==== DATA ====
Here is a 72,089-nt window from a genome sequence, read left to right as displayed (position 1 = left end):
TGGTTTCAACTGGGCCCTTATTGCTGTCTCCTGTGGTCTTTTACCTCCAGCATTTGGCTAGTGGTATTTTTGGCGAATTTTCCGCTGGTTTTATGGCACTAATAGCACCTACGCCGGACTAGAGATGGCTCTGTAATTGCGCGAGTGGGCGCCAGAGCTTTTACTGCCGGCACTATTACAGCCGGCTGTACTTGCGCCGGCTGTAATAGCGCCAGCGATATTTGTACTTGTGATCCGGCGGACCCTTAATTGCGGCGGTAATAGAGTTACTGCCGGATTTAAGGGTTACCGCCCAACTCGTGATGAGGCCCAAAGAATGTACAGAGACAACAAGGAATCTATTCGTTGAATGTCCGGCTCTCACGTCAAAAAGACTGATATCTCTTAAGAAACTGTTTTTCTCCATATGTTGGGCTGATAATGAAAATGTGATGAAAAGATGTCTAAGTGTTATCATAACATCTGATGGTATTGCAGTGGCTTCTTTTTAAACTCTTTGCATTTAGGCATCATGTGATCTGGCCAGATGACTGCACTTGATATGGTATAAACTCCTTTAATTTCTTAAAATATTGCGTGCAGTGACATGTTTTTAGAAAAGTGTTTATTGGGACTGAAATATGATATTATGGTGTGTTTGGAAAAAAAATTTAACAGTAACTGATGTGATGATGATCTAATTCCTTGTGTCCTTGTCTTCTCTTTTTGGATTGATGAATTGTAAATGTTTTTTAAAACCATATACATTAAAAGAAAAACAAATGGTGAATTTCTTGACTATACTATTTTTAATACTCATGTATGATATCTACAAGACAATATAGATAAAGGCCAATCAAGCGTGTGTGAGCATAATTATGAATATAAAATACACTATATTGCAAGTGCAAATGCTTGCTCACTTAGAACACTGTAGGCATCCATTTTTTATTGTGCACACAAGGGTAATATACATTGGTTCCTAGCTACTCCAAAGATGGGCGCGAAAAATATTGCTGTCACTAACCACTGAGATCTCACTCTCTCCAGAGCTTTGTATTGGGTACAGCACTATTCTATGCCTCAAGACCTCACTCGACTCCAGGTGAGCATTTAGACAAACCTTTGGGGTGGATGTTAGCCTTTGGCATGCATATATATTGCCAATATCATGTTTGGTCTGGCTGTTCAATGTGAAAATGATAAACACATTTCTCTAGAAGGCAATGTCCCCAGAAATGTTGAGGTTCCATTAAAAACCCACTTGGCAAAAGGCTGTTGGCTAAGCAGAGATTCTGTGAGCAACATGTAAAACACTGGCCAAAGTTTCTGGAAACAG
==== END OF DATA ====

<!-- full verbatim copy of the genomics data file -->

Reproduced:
Here is a 72,089-nt window from a genome sequence, read left to right as displayed (position 1 = left end):
TGGTTTCAACTGGGCCCTTATTGCTGTCTCCTGTGGTCTTTTACCTCCAGCATTTGGCTAGTGGTATTTTTGGCGAATTTTCCGCTGGTTTTATGGCACTAATAGCACCTACGCCGGACTAGAGATGGCTCTGTAATTGCGCGAGTGGGCGCCAGAGCTTTTACTGCCGGCACTATTACAGCCGGCTGTACTTGCGCCGGCTGTAATAGCGCCAGCGATATTTGTACTTGTGATCCGGCGGACCCTTAATTGCGGCGGTAATAGAGTTACTGCCGGATTTAAGGGTTACCGCCCAACTCGTGATGAGGCCCAAAGAATGTACAGAGACAACAAGGAATCTATTCGTTGAATGTCCGGCTCTCACGTCAAAAAGACTGATATCTCTTAAGAAACTGTTTTTCTCCATATGTTGGGCTGATAATGAAAATGTGATGAAAAGATGTCTAAGTGTTATCATAACATCTGATGGTATTGCAGTGGCTTCTTTTTAAACTCTTTGCATTTAGGCATCATGTGATCTGGCCAGATGACTGCACTTGATATGGTATAAACTCCTTTAATTTCTTAAAATATTGCGTGCAGTGACATGTTTTTAGAAAAGTGTTTATTGGGACTGAAATATGATATTATGGTGTGTTTGGAAAAAAAATTTAACAGTAACTGATGTGATGATGATCTAATTCCTTGTGTCCTTGTCTTCTCTTTTTGGATTGATGAATTGTAAATGTTTTTTAAAACCATATACATTAAAAGAAAAACAAATGGTGAATTTCTTGACTATACTATTTTTAATACTCATGTATGATATCTACAAGACAATATAGATAAAGGCCAATCAAGCGTGTGTGAGCATAATTATGAATATAAAATACACTATATTGCAAGTGCAAATGCTTGCTCACTTAGAACACTGTAGGCATCCATTTTTTATTGTGCACACAAGGGTAATATACATTGGTTCCTAGCTACTCCAAAGATGGGCGCGAAAAATATTGCTGTCACTAACCACTGAGATCTCACTCTCTCCAGAGCTTTGTATTGGGTACAGCACTATTCTATGCCTCAAGACCTCACTCGACTCCAGGTGAGCATTTAGACAAACCTTTGGGGTGGATGTTAGCCTTTGGCATGCATATATATTGCCAATATCATGTTTGGTCTGGCTGTTCAATGTGAAAATGATAAACACATTTCTCTAGAAGGCAATGTCCCCAGAAATGTTGAGGTTCCATTAAAAACCCACTTGGCAAAAGGCTGTTGGCTAAGCAGAGATTCTGTGAGCAACATGTAAAACACTGGCCAAAGTTTCTGGAAACAG